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Essay: How West Side Story compares to the original Romeo and Juliet text

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  • Subject area(s): Literature essays
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  • Published: 22 January 2022*
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  • Words: 1,301 (approx)
  • Number of pages: 6 (approx)
  • Tags: Romeo and Juliet essays

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Shakespeare’s plays contain at minimum the base story line for hundreds of films, from original text adaptations such as William Dieterle’s A Midsummer Night’s Dream to animation adaptations like Disney’s Gnomeo and Juliet. Shakespeare’s work is universal as it has been translated into dozens of languages, but more importantly, because it reaches every person and every culture differently. Many adaptations of Shakespeare’s works take creative liberties to modernize the story or to direct it towards a certain audience. These alterations to his works can cause many important aspects to be lost but also gives an opportunity to discuss new themes and issues relevant to that society. In this essay, I will discuss the ways in which Jerome Robbins’ musical film adaptation, West Side Story, compares to the original Romeo and Juliet text. Through comparing Shakespeare’s Romeo and Juliet and West Side Story, audiences can see the importance of Shakespeare’s work as a piece of global art that can be enjoyed and culturally understood due to its universality.
The similarities between Romeo and Juliet and West Side Story’s major plot points show how obviously it was based on Romeo and Juliet. In both works we see Romeo/Tony and Juliet/Mary’s love at first sight, Tybalt/Bernardo killing Mercutio/Riff which results in his death by Romeo/Tony, and Romeo/Tony believing his true love is dead and, subsequently, wanting to die. The story lines of both Romeo and Juliet and West Side Story parallel in many scenes and have some differences, but the parallel in themes that remain the same despite being set almost 400 years apart are far more important. These corresponding themes show how Shakespeare’s stories transcend time to create understandable works throughout centuries. The main story line in both works follows the star-crossed lovers, Romeo and Juliet/Tony and Maria and their hazardous journey to be together. The theme of love in Romeo and Juliet and West Side Story is seen at first sight between the lovers and their continuous efforts to be together after meeting. Their love, while romantic, is thoughtless and somewhat irrational as they ignore every effort from their respective families who can see it will not end well.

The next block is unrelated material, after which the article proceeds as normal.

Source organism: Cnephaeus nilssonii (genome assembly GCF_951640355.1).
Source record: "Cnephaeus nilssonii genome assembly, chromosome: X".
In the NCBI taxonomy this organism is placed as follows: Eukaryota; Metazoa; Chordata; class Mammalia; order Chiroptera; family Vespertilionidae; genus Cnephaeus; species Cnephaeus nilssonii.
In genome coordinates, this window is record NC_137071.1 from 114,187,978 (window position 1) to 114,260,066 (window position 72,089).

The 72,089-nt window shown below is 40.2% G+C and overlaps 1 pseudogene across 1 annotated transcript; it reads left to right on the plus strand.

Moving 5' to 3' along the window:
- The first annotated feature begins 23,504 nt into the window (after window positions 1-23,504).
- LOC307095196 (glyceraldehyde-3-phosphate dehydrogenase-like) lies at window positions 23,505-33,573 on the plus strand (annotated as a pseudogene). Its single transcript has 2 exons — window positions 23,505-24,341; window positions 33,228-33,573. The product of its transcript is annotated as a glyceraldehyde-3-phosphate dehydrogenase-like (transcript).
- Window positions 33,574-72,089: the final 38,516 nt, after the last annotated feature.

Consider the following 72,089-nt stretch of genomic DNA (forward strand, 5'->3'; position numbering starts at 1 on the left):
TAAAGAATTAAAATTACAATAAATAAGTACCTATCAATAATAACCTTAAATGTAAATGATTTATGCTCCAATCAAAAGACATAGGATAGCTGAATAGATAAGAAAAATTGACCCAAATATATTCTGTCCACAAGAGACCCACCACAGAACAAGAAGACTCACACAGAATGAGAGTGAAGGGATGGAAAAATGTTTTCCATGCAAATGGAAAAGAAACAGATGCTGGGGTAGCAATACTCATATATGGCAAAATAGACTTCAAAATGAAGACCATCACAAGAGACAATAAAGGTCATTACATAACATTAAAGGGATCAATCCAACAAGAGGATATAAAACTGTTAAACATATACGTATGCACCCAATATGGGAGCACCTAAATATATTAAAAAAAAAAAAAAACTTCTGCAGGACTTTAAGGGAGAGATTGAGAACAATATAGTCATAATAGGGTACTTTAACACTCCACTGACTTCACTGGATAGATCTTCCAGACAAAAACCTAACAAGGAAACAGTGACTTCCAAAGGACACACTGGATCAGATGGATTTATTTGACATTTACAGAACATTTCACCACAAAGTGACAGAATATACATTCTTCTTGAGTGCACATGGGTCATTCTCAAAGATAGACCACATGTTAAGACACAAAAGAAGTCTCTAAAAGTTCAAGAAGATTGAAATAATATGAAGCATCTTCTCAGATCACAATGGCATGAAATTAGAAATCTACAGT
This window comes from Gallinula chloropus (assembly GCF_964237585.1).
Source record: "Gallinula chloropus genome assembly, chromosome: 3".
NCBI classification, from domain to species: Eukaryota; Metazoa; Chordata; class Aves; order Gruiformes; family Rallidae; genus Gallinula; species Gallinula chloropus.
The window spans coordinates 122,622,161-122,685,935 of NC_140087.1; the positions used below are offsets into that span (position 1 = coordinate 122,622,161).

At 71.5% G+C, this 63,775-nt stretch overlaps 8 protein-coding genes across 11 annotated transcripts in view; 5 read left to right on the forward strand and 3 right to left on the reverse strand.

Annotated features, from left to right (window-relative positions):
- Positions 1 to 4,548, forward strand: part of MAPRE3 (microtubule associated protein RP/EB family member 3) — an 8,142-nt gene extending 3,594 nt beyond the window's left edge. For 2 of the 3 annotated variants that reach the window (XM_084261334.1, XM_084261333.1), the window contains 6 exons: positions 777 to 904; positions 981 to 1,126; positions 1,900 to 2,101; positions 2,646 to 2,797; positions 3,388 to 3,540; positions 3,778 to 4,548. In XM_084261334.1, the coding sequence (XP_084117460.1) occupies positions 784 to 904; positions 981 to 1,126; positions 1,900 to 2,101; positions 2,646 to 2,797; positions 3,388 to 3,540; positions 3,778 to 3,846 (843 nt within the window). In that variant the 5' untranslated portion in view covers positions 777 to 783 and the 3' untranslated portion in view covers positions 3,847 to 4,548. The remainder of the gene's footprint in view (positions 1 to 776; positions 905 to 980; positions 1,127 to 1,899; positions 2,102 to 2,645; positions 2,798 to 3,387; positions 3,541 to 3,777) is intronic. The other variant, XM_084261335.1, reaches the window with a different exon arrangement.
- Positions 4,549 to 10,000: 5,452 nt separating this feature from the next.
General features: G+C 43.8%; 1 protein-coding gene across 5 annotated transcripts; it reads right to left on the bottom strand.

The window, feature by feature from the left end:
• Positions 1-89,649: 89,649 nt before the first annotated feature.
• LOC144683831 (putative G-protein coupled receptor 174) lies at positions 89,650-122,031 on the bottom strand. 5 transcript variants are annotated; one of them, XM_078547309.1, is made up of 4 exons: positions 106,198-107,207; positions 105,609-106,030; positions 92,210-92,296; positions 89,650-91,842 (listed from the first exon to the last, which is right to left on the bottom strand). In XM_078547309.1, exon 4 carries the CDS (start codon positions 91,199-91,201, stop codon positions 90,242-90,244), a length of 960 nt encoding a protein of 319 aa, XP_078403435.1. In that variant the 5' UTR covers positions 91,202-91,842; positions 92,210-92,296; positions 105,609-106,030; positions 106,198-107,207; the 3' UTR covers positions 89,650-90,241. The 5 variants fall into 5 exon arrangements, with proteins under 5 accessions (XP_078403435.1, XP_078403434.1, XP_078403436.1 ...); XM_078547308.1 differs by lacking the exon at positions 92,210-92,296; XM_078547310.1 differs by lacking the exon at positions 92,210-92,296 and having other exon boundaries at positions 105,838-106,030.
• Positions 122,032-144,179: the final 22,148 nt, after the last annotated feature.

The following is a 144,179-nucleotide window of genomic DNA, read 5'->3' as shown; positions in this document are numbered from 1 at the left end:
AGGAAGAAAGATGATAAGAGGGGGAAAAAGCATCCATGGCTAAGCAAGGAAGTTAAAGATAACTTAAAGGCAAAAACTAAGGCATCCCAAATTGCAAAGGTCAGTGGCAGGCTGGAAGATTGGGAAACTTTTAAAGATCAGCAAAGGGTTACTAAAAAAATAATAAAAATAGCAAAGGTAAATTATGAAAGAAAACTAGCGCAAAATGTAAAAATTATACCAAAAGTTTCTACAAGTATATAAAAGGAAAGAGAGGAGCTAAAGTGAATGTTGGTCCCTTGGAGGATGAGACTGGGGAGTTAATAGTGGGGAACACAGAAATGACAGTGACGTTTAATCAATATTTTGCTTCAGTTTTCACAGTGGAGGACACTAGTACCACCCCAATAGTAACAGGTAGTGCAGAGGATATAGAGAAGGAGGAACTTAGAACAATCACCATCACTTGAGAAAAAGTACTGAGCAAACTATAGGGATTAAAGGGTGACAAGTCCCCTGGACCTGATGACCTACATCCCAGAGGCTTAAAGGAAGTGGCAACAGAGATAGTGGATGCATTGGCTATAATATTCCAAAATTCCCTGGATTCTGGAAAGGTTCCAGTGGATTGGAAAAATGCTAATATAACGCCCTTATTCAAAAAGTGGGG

Another theme that continues through Romeo and Juliet to West Side Story is the importance of loyalty. Loyalty is shown in Romeo and Juliet through the two families, the Montagues and the Capulets, and in West Side Story through the rival gangs, the Jets and the Sharks. However strong these bonds may be, the couples choose their love over their respective families many times until Tybalt/Bernardo kills Mercutio/Riff. Romeo/Tony choose their families over their loves only this once as they take revenge and kill Tybalt/Bernardo. Still, Juliet remains loyal to Romeo as she takes comfort knowing ‘[her] husband lives, that Tybalt would have slain, And Tybalt’s dead, that would have slain my husband’. Even in the modern version, Maria forgives Tony for killing her brother as she says ‘Right or wrong, what else can I do? I love him, I’m his’. This form of loyalty could only be found in a Shakespearean tragedy as blindly trusting in someone will ultimately have horrible ramifications.